Putting eDRAM back onto the 4C parts should fix up the minimum framerate problems on the 7600K and 7700K, drop the unlocked i3 SKU to $125, and we're done, Ryzen is toast for another year. Hire me Intel
unlike nvidia, intel insists on making really stupid decisions which is why you will never get a job there

GRINDCORE MEGGIDO
Feb 28, 1985




Put EDRAM on 6c / non HEDT platform

PC LOAD LETTER
May 23, 2005
WTF?!

Slippery Tilde

Paul MaudDib posted:

Yeah, but I mean, an OC'd 5820K comes pretty close to keeping up with an OC'd Ryzen 8C, and that came out like 3 years ago at roughly the same prices as the cheapest Ryzen 7. No value problem there.
The problem is that you could say the same about the 5820K vs any newer Intel chip too and I don't think they have a good reply for the 6C12T Ryzens yet on a bang vs buck basis either. Also the 5820K's tend to go for around $400 while the 1700 goes for around $320 and comes with a OK HSF. From a value perspective that is a clear cut win.

Paul MaudDib posted:

the 6-cores should pretty much be keeping up with Ryzen 7 and for a given level of multi-thread performance it's always preferable to have it spread across fewer cores (i.e. higher single-thread performance). That goes double for gaming.
Skylake only has like a ~9% IPC advantage over Zen and unless those 6C12T SkylakeX's OC as well as the 4C8T ones (probably not, none of the over 4C chips seem to OC well) they're not very compelling at all from a bang vs buck stand point. Yeah it'll win all the benches but real world use you won't see much difference between the 2 for most games if they both stay around 4-4.5Ghz.

Paul MaudDib posted:

All Intel really has to do is keep the 6-core Skylake-X chips at the same price, and their improved performance should pretty much neutralize first-gen Ryzen.
That sounds like a way for Intel to go out of business. They have much higher operating costs than AMD due to the fabs. AMD has lots of room to cut prices and still make money I believe if Intel wants to go the price war route.

Paul MaudDib posted:

(and again, having 40 lanes even in the lowest-end Skylake-X SKUs would be another solid argument to jump to the HEDT platform over Ryzen
Over Ryzen sure that might be a deciding factor for a few but over X399?

Paul MaudDib posted:

Putting eDRAM back onto the 4C parts should fix up the minimum framerate problems on the 7600K and 7700K, drop the unlocked i3 SKU to $125, and we're done, Ryzen is toast for another year. Hire me Intel
It'd be interesting to see if AMD went the HBM route on the mid to high priced APU's to counter this. If this isn't BS then maybe HBM has matured enough to make that practical.

Paul MaudDib
May 2, 2006

"Tell me of your home world, Usul"


PC LOAD LETTER posted:

The problem is that you could say the same about the 5820K vs any newer Intel chip too and I don't think they have a good reply for the 6C12T Ryzens yet on a bang vs buck basis either. Also the 5820K's tend to go for around $400 while the 1700 goes for around $320 and comes with a OK HSF. From a value perspective that is a clear cut win.

They're still pretty weak in the i5 segment but eDRAM might help shore that up a little bit. The i7s are doing OK versus the R5s, they clock high enough to not be a total writeoff in productivity tasks and IIRC they spank the R5s in gaming.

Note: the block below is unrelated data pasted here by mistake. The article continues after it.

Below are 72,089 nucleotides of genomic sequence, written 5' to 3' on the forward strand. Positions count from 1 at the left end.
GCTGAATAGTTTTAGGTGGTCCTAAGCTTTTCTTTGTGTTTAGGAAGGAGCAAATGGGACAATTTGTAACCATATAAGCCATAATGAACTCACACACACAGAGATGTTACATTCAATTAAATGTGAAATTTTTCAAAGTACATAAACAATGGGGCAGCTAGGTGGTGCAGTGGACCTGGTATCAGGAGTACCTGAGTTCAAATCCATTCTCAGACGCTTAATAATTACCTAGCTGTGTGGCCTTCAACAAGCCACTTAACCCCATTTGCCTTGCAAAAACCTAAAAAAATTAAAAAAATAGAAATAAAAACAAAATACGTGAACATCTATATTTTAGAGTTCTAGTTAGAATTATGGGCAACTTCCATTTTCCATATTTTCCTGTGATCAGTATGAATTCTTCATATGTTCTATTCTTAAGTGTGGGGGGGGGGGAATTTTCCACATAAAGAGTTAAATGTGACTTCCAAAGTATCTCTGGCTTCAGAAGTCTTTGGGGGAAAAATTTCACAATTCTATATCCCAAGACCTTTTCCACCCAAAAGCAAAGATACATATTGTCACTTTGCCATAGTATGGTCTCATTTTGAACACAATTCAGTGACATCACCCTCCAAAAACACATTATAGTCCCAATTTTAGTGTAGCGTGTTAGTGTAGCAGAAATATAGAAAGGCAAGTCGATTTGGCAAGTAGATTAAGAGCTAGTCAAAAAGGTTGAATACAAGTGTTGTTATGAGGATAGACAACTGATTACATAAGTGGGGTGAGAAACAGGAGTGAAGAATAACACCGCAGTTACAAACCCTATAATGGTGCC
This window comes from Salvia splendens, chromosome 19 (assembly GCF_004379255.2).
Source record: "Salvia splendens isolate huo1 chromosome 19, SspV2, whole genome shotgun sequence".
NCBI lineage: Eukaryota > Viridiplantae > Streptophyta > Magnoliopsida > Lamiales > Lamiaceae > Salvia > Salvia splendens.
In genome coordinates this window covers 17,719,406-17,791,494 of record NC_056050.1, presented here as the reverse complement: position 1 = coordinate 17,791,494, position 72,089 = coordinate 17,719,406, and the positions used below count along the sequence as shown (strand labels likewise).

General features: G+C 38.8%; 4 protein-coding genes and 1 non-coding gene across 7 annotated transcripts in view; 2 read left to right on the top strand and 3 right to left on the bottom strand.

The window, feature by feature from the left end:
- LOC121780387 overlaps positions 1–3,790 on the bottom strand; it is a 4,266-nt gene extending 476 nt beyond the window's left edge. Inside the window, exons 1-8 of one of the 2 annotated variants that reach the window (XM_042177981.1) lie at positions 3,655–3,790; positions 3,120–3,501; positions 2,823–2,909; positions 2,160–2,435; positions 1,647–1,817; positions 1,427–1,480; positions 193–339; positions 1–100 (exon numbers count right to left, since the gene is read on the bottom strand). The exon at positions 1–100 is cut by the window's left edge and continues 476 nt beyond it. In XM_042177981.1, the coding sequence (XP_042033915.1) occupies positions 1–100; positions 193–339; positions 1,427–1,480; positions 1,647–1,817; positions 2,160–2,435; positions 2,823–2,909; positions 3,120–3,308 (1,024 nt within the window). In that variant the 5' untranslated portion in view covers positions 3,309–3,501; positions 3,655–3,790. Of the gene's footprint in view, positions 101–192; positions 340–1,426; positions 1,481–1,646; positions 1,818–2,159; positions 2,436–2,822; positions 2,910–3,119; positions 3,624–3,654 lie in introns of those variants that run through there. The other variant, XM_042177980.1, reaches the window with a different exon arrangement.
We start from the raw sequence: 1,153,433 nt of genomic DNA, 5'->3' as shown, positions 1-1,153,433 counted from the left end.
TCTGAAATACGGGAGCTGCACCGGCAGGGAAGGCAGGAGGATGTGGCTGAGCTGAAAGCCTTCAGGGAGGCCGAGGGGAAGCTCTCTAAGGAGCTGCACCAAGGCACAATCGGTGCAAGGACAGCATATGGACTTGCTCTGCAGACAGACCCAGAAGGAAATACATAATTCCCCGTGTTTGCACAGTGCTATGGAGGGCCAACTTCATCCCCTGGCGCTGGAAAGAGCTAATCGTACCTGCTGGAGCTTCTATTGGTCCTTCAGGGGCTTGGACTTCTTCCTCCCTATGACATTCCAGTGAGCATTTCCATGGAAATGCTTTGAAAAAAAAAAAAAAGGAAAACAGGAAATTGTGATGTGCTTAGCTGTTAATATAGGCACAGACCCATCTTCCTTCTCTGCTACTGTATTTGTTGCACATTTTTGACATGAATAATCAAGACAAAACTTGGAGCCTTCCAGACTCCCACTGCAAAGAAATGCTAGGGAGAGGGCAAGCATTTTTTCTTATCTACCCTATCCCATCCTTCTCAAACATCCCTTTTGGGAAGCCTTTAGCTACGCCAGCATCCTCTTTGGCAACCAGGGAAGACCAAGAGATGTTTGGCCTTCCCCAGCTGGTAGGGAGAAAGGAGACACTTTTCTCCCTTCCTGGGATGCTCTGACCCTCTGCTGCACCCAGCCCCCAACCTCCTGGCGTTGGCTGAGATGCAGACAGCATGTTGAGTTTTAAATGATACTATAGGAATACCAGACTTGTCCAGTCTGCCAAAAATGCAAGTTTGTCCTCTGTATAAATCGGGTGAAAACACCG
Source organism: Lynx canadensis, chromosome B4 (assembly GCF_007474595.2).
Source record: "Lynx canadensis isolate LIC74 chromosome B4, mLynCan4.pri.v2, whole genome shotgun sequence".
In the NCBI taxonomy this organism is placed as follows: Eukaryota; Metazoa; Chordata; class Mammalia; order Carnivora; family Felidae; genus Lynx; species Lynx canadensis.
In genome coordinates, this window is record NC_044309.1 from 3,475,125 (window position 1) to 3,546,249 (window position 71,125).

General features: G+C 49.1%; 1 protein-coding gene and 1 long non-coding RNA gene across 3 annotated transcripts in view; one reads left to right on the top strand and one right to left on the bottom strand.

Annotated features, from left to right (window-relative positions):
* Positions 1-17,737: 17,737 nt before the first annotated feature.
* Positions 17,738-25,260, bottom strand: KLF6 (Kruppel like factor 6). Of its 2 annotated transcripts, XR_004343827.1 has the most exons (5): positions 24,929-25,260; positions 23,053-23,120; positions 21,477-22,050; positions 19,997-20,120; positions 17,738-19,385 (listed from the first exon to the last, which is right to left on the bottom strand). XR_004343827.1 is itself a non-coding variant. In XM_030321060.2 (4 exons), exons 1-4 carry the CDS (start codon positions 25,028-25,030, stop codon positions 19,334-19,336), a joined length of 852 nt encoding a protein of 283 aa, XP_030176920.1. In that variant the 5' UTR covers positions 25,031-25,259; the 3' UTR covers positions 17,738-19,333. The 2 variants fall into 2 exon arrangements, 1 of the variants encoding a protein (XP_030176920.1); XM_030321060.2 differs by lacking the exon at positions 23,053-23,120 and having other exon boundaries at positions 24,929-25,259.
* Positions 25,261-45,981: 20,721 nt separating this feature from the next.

quote:

unless those 6C12T SkylakeX's OC as well as the 4C8T ones (probably not, none of the over 4C chips seem to OC well)

The big chips overclock fine, they're typically 100-200 MHz below their smaller counterparts. The problem is that Broadwell doesn't overclock well to begin with. In either its small chip or large chip form. The small chips had the eDRAM, the big chips were a big wet fart for the enthusiast market. Bet the server guys liked the power gains, but enthusiasts overclock it anyway.

Haswell overclocked fine, and Haswell-E hits 4.5 GHz reliably if you throw voltage at it.

quote:

Skylake only has like a ~9% IPC advantage over Zen ... they're not very compelling at all from a bang vs buck stand point. Yeah it'll win all the benches but real world use you won't see much difference between the 2 for most games if they both stay around 4-4.5Ghz.

Yeah but Skylake has like a 15% clock-rate advantage over Zen too. The 6700K reliably hits 4.7 GHz (a bit higher than Haswell) and I'm betting that Skylake-X reliably hits 4.6 GHz (a bit higher than Haswell-E).

The R7 1700 only goes to 3.9 GHz in the vast majority of samples, 4.0 is getting amazingly lucky, the ones hitting 4.1 GHz are 1800Xs and you still need to be lucky. (scale is wrong but it's 1700, 1700X, and 1800X, and note that you really don't want to go past 1.4v unless you have good cooling, and never more than 1.45v)

That gives a 6700K at 4.6 GHz a 17% clock rate advantage.

Combining the IPC advantage, the clockrate advantage, and a little extra efficiency from being spread over fewer cores... that puts the 6-cores Intels pretty damned close to the magic 33% they'd need to compete with 8-core Ryzens.

quote:

That sounds like a way for Intel to go out of business. They have much higher operating costs than AMD due to the fabs. AMD has lots of room to cut prices and still make money I believe if Intel wants to go the price war route.

Not raising prices isn't the same thing as cutting prices. They already raised Broadwell-E prices a bunch, that was then, they have competition now. But holding the pricing 6-core SKUs steady should be OK in terms of competitiveness, as long as they bump up the performance significantly.

The 8-cores still need to come down. $1000 is just too much for that SKU now that they have competition.

quote:

Over Ryzen sure that might be a deciding factor for a few but over X399?

Is that what they're calling the Ryzen HEDT platform? That's kinda confusing.

Yeah, if Ryzen HEDT has more lanes that would be good but Ryzen is already pushing up against Intel-level pricing and the HEDT chips are probably gonna start at like, $1000, for like 10C. Intel's actually kind of a bargain in comparison especially given the single-thread performance advantages